Research Grants Program Office (RGPO)
Pregnancy affects appraisal of negative life events.
- Author(s): Glynn, Laura M
- Schetter, Christine Dunkel
- Wadhwa, Pathik D
- Sandman, Curt A
- et al.
Published Web Locationhttps://doi.org/10.1016/s0022-3999(03)00133-8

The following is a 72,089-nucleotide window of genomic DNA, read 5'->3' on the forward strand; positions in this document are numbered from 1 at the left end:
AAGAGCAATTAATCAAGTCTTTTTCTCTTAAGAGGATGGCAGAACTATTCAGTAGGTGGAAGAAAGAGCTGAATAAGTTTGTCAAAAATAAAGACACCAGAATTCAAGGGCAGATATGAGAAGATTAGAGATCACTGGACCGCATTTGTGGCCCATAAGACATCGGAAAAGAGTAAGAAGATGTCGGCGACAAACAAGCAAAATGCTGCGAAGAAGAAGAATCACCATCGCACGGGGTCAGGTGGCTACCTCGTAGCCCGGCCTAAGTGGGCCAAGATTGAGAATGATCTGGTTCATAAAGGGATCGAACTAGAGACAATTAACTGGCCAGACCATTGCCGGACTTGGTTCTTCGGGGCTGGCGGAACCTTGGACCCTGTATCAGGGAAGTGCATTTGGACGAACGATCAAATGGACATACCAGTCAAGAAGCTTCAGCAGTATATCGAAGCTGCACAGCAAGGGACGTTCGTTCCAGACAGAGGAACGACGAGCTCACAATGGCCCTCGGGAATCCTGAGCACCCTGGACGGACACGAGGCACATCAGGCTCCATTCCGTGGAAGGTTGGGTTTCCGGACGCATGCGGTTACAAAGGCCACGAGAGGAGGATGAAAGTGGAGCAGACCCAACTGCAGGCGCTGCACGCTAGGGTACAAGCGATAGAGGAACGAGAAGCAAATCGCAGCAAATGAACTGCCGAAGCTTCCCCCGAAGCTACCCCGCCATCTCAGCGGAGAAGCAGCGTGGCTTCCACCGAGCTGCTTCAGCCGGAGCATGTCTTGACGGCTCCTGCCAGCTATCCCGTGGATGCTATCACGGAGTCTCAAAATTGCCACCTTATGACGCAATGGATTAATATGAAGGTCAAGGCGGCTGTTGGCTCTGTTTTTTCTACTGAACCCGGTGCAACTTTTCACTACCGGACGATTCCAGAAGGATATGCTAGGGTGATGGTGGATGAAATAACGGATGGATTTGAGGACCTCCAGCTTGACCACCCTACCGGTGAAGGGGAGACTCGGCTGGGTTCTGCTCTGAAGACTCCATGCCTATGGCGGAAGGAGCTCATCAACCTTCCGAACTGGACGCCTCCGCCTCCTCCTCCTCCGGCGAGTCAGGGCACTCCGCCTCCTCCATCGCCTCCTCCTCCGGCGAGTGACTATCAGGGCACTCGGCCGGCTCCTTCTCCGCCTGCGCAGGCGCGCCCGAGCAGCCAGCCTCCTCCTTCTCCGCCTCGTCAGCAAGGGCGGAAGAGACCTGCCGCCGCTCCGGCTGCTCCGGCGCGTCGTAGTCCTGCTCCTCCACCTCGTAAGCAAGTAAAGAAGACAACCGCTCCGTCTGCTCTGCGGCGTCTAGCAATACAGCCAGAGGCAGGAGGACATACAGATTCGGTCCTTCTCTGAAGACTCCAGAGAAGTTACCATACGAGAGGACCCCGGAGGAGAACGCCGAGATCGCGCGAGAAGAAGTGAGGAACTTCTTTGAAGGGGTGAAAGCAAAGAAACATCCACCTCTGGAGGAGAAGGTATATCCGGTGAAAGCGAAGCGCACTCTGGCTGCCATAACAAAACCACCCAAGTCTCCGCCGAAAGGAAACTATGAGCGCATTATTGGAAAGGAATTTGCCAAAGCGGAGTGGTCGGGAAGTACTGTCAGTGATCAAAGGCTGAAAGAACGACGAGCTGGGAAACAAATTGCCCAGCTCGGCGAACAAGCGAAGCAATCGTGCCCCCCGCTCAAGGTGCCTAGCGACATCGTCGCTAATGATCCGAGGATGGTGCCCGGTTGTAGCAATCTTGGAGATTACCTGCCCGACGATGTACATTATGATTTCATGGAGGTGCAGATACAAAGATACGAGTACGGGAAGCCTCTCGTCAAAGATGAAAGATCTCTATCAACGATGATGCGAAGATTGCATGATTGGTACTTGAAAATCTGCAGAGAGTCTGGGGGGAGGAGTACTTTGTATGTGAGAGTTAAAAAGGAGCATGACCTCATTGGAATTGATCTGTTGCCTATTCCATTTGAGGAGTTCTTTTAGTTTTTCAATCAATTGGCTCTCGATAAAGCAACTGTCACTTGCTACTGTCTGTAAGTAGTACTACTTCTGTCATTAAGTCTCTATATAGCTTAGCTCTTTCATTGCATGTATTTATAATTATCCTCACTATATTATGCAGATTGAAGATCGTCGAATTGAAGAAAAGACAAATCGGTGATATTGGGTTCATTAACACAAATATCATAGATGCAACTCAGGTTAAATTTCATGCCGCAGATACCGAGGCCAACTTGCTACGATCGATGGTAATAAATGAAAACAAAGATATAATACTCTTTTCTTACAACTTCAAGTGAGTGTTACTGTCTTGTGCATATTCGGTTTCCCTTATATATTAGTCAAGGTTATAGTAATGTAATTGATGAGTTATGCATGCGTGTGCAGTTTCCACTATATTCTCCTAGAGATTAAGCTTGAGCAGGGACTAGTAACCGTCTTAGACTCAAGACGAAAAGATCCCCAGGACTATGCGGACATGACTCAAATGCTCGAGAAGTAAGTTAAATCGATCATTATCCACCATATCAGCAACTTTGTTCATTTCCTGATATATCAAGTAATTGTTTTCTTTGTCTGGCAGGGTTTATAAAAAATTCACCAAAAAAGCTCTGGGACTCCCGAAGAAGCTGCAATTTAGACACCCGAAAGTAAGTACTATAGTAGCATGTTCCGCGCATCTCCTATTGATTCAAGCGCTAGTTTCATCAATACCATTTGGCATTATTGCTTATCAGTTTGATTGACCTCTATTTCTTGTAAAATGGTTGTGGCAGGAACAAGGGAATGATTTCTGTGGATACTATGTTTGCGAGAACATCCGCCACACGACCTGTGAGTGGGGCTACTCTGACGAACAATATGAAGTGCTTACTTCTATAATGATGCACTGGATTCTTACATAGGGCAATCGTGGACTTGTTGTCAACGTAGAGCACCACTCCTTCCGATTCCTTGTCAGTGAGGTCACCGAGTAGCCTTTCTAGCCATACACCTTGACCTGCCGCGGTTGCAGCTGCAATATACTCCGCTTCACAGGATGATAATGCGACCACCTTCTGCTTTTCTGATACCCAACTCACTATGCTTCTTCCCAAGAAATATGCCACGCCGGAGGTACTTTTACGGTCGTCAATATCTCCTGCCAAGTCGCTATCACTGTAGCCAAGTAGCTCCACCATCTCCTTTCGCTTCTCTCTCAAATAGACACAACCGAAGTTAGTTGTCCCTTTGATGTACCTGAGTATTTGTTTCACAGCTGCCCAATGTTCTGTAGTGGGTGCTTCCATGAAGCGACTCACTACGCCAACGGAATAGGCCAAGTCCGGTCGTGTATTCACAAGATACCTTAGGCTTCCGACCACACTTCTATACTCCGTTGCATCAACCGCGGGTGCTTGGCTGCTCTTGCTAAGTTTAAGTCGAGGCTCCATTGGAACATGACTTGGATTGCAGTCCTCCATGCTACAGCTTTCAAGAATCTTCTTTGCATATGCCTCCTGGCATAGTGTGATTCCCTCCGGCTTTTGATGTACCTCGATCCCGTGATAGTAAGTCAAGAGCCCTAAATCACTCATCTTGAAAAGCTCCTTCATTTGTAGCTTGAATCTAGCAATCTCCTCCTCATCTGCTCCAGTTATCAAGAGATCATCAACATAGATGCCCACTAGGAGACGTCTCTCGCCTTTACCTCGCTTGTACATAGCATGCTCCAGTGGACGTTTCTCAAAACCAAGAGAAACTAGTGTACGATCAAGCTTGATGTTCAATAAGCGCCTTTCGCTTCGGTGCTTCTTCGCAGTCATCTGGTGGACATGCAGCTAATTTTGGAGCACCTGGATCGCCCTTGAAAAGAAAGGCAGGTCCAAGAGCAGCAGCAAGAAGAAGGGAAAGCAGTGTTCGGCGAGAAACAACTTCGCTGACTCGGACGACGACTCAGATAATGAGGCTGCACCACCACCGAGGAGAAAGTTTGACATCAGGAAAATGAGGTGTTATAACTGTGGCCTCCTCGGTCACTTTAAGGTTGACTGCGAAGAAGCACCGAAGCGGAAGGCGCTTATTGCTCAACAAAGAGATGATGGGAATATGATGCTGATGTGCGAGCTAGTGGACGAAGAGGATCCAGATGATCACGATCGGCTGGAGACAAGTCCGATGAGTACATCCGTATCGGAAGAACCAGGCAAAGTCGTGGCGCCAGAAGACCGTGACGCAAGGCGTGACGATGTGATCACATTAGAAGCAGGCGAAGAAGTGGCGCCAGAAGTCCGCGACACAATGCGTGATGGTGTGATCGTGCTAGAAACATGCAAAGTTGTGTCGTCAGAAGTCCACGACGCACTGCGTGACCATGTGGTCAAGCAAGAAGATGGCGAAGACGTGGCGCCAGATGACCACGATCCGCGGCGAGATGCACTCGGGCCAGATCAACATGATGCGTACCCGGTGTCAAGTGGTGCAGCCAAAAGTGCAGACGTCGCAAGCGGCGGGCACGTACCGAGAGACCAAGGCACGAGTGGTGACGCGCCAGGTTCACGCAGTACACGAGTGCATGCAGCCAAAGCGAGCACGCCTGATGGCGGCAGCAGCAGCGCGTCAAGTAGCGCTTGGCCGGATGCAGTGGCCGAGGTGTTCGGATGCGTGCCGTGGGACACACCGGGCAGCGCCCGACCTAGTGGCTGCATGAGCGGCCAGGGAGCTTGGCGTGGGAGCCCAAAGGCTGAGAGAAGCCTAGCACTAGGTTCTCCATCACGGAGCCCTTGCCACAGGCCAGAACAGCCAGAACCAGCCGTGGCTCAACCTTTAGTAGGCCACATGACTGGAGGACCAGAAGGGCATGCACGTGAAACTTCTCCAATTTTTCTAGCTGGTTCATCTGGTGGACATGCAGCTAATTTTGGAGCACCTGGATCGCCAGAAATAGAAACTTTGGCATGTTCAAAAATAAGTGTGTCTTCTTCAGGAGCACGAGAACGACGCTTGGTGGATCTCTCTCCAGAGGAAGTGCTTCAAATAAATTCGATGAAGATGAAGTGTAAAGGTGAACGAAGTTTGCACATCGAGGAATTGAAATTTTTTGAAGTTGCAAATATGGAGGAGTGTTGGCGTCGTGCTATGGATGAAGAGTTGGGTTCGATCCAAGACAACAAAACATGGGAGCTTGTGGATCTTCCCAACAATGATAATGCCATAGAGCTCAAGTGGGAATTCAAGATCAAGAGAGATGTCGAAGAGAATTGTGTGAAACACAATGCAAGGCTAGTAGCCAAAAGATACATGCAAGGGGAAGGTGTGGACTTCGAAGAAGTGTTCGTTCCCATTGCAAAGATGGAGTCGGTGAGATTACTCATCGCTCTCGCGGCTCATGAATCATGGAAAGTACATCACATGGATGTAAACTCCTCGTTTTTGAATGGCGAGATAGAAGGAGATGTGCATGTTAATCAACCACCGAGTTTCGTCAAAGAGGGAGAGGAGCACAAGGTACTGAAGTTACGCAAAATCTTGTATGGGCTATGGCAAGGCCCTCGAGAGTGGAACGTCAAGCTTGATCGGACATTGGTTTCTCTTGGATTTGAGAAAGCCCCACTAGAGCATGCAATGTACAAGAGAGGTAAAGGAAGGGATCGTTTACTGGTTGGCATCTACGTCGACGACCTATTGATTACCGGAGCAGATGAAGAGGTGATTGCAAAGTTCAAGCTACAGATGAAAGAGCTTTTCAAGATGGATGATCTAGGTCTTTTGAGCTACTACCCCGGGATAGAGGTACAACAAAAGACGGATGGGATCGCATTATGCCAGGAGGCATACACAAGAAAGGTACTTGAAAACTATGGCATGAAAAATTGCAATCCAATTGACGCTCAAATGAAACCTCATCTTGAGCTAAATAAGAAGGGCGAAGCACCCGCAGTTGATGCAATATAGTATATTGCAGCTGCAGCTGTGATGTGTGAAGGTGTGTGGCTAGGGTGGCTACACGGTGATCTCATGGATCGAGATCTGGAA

OBJECTIVE: It has been demonstrated that physiological responses to stress are diminished late in pregnancy. This study investigates whether emotional responding is diminished as well by measuring affective responses to specific life events during pregnancy. METHODS: A total of 292 pregnant women reported the occurrence of and affective responses to a range of major life events during gestation. Two analyses were conducted (across events and within events) on these responses to determine whether life events occurring in the first trimester were rated as more stressful than those that occurred in the third trimester. RESULTS: Both within-event and across-events analyses of responses to life events demonstrated that events occurring early in pregnancy were perceived as more stressful than events occurring later in pregnancy. CONCLUSION: Responses to stress and affective state are progressively altered in pregnant women, suggesting that timing of stress exposure during gestation may be critical in determining its impact.